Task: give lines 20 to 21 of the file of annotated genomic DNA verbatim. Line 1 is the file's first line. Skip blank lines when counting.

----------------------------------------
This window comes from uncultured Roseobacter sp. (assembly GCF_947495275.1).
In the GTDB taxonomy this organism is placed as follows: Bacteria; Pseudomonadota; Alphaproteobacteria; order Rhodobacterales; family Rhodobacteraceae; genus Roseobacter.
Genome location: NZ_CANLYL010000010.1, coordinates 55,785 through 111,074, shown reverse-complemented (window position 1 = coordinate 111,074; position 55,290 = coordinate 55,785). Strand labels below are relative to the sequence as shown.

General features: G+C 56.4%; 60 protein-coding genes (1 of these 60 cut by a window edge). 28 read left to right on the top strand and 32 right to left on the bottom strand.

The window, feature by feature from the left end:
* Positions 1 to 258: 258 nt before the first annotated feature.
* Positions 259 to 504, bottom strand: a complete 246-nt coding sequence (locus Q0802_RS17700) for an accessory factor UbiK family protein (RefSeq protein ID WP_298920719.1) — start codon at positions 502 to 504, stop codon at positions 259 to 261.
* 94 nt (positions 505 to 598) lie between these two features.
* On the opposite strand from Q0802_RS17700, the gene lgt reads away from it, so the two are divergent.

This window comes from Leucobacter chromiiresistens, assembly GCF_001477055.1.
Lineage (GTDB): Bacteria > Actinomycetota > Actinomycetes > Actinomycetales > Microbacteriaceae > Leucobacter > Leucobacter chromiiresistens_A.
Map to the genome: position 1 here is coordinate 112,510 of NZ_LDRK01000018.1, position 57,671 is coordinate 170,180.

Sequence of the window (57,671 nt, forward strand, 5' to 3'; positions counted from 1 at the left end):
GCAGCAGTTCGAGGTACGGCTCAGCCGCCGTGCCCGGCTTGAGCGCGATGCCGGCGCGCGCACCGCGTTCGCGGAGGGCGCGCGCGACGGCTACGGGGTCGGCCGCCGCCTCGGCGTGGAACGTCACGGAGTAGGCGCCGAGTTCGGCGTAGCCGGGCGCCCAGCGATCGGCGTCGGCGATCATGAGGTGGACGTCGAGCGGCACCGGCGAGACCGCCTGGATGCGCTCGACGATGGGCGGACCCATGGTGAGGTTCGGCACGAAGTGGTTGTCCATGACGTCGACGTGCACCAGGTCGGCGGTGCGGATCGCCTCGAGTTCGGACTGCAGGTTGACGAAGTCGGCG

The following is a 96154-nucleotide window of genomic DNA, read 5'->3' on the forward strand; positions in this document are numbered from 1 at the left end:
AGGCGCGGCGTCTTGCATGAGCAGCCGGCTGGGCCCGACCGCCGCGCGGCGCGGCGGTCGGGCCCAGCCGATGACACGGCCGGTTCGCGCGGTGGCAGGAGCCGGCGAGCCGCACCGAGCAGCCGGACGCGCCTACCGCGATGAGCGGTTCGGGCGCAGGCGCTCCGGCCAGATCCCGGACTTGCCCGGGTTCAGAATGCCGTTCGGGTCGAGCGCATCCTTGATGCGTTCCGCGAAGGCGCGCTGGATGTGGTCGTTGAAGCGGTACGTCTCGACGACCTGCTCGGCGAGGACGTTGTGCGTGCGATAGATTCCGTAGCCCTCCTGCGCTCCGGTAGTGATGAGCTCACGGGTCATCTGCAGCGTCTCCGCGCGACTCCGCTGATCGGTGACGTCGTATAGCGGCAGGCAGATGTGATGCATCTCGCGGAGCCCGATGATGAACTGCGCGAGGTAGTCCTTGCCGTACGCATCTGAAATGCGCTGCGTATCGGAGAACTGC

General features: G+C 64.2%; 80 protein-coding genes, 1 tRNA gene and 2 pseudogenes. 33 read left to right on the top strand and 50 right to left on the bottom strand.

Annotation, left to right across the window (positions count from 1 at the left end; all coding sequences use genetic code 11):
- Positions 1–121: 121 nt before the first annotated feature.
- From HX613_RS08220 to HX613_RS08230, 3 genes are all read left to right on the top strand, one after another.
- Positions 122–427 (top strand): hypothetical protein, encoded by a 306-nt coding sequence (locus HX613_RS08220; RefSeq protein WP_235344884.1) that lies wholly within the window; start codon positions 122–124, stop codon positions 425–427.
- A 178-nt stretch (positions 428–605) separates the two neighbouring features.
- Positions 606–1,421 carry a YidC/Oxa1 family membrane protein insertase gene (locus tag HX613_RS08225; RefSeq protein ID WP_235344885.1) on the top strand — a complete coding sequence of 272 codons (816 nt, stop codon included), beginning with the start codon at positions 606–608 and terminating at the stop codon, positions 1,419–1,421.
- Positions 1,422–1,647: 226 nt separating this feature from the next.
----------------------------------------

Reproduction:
- From HX613_RS08220 to HX613_RS08230, 3 genes are all read left to right on the top strand, one after another.
- Positions 122–427 (top strand): hypothetical protein, encoded by a 306-nt coding sequence (locus HX613_RS08220; RefSeq protein WP_235344884.1) that lies wholly within the window; start codon positions 122–124, stop codon positions 425–427.